A; My blog is called “The Bohemian Love Diaries,” which is also the name of my book (a memoir) which is being published in June 2013 by Lyons Press. As a personal perspectives blogger, I felt Psychology Today would give the most appropriate platform to tell my stories about love and relationships (which are often way left of center) and develop an audience. It’s really cool when I create a post and see that within hours 3,000 people have read it.


Q: Why do you think romantic love written about and discussed so much more then other types of love?

A: Because Hallmark has cornered the market on it… and because sex sells. Really. My upcoming book deals with romantic love, but also other types of love including: the love between a father and a son and love between male friends. My award-winning solo show “The Neon Man and Me,” which became a PBS Special concentrated specifically on the platonic love between two guys after one of them dies. It’s not something our culture is used to acknowledging, but I think an awareness around it is long overdue.


Q: What is your strangest performance story?

Most people would say I’m a little strange and so all my stories are a little strange. Two things come to mind though. First, hecklers have made some of my performances a little strange. I’ll get a full blown heckler about once every 30 shows, the kind that requires a police escort out.


But I suppose it’s been the stalkers that have made my life more than a little strange. I’ve had three since I started. The strangest was a thirteen year old boy from Appalachia who started stalking me after I performed at his school. He started writing me letters posing as the pastor of his own church and then started sending me really strange text messages at all hours – things like “I’m in my Batman underwear,” and “I wish you was my Daddy.” I got pretty creeped out because I kept thinking about what happened to John Lennon and I didn’t want to send the kid over the edge, but I also felt like I needed to protect myself. The police were finally called and everything finally stopped.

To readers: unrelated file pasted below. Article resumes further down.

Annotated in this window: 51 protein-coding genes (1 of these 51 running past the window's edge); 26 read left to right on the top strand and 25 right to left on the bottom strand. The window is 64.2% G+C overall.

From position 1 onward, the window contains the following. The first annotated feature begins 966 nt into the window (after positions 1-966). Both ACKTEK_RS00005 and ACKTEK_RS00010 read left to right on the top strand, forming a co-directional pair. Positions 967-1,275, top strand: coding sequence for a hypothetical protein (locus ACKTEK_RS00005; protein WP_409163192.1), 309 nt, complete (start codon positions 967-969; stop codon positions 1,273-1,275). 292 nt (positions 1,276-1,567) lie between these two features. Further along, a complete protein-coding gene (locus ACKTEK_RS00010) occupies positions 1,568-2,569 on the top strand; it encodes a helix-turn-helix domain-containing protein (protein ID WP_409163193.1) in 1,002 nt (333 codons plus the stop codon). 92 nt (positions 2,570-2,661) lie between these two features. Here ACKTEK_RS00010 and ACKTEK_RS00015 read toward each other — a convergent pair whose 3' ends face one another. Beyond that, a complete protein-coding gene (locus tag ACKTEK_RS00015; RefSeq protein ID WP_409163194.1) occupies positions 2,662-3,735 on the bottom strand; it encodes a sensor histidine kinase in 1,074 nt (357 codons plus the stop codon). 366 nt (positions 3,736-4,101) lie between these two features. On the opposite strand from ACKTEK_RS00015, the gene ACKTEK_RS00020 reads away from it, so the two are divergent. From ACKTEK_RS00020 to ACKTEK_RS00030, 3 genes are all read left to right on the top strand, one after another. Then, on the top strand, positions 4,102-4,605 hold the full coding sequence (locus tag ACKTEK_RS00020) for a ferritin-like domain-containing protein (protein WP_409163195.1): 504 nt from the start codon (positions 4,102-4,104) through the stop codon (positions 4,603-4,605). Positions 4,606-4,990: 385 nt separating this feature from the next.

Q: Who are some of your favorite storytellers?

A: My Dad and my Uncle are my two favorite storytellers. Although they’d never consider getting paid to tell stories, they are the absolute best storytellers I know. They both have the ability to keep the attention of everyone in a room, no matter what their age, for hours with their stories.


Whether it’s around the dinner table, which is where I often heard them tell their stories, or in line at the grocery store, while pumping gas, during a wedding toast or officially speaking at a family event, both of them have the uncanny ability to captivate others with their energy in profound ways.


Q: You’ve been featured on NPR and PBS, what would you like to say to Mitt Romney about public broadcasting?

A: Mitt, you come from a big family. Any single Romney’s you’d care to set me up with?


Q: . What experience in your life has influenced your stories the most?


A: My love life. As a free spirit and a romantic I take a lot of risks when it comes to love. I tend to chase shooting stars that burn out too fast or wild broncos that can’t be tamed. These sorts of mistakes have provided me with the material for my best stories.

Slash’s photo was taken by Chris Moore

Please note; Eliza’s interviews are done by email. All answers are unedited and come right from the lovely fingertips of her subjects:)